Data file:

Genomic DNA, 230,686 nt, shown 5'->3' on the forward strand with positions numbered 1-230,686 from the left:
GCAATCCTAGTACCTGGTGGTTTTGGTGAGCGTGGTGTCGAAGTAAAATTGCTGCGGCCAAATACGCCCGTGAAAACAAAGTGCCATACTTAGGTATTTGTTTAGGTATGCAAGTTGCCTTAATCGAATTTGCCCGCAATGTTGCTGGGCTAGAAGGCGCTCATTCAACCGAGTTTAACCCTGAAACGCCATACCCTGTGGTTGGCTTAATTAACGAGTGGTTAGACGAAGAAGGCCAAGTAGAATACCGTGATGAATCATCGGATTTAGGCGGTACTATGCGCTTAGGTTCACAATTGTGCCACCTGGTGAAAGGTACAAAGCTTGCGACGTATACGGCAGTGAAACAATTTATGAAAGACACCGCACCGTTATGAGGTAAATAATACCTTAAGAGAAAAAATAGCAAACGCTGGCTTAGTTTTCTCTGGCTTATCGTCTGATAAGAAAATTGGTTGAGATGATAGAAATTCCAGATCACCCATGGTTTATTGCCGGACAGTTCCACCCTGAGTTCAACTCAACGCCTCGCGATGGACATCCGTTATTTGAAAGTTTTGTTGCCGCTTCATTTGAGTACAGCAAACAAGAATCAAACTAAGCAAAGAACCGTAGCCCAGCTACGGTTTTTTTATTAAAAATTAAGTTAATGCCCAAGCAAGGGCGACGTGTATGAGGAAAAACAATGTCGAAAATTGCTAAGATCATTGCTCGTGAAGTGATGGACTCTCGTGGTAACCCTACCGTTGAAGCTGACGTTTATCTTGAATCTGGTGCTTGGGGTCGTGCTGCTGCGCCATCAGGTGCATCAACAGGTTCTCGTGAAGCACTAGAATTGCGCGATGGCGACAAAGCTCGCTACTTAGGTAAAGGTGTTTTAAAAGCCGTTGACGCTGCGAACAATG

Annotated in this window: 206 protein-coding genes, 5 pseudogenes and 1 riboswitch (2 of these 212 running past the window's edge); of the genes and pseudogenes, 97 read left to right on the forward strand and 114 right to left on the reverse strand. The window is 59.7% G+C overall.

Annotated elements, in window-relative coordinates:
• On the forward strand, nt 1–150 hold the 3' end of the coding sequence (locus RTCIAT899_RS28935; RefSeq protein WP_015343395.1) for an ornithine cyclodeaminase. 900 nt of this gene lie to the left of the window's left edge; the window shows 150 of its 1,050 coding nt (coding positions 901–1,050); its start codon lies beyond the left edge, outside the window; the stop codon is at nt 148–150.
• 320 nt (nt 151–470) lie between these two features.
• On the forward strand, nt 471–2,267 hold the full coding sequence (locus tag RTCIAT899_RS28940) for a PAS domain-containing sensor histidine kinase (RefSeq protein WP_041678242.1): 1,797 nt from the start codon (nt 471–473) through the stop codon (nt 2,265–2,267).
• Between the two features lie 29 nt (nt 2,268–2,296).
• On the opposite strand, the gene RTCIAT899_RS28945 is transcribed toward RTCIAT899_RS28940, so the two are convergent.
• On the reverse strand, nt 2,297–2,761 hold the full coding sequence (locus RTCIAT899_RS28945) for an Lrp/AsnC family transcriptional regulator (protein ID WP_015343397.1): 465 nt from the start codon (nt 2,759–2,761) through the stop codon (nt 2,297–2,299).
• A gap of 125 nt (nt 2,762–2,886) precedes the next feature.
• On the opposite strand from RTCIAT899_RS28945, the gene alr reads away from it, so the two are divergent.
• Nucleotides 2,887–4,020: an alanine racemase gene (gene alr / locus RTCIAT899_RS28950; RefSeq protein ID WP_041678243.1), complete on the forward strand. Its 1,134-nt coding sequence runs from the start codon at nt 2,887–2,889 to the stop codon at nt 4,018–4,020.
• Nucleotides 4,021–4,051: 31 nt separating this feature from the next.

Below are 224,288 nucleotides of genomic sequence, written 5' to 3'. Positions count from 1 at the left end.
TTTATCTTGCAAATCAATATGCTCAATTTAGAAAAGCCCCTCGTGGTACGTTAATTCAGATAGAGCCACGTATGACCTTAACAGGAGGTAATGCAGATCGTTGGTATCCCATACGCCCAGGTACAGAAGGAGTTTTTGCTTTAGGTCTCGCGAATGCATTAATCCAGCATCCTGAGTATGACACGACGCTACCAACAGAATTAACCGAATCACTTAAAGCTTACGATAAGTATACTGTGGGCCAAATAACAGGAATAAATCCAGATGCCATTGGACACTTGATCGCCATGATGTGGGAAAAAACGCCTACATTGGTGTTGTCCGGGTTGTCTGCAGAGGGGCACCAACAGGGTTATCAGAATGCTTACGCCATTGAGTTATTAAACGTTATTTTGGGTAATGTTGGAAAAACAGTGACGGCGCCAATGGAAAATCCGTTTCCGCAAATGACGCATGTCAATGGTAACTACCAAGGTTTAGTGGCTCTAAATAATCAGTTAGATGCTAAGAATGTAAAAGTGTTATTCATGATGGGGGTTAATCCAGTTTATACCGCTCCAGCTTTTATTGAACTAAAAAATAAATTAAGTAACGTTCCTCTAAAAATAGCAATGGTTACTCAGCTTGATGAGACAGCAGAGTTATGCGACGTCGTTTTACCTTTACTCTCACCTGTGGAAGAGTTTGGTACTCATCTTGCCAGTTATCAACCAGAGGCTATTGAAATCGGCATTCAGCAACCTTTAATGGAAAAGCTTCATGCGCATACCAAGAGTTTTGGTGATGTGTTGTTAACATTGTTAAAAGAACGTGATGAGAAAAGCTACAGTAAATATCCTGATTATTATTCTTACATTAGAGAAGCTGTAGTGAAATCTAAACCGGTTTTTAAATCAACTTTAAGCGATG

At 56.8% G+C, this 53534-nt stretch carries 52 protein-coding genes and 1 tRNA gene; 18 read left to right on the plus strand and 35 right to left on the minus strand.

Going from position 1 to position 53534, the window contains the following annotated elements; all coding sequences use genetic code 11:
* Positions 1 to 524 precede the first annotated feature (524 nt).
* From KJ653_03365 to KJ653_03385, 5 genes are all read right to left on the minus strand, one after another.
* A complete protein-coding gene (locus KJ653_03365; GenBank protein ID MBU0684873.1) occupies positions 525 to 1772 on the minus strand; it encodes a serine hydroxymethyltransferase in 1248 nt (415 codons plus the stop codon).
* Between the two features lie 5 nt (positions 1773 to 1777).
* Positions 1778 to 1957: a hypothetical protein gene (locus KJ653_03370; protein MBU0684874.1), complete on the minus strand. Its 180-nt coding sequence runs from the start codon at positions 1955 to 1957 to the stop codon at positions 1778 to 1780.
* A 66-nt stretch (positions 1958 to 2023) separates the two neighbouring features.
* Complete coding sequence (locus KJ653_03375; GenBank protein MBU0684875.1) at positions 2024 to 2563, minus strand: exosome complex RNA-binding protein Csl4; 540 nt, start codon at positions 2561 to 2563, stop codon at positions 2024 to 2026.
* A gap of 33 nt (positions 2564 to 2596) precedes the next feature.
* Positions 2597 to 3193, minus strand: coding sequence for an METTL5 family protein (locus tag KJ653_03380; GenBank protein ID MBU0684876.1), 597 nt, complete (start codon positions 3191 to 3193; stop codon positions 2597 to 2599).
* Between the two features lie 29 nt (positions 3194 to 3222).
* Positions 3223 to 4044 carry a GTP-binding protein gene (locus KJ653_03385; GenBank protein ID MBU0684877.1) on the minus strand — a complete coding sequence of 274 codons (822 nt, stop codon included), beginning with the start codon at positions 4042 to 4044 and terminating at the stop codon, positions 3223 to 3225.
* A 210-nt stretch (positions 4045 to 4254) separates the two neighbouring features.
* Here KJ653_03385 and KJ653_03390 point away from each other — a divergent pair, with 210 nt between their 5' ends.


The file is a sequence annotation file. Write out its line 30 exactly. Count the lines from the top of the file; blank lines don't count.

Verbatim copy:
* A 210-nt stretch (positions 4045 to 4254) separates the two neighbouring features.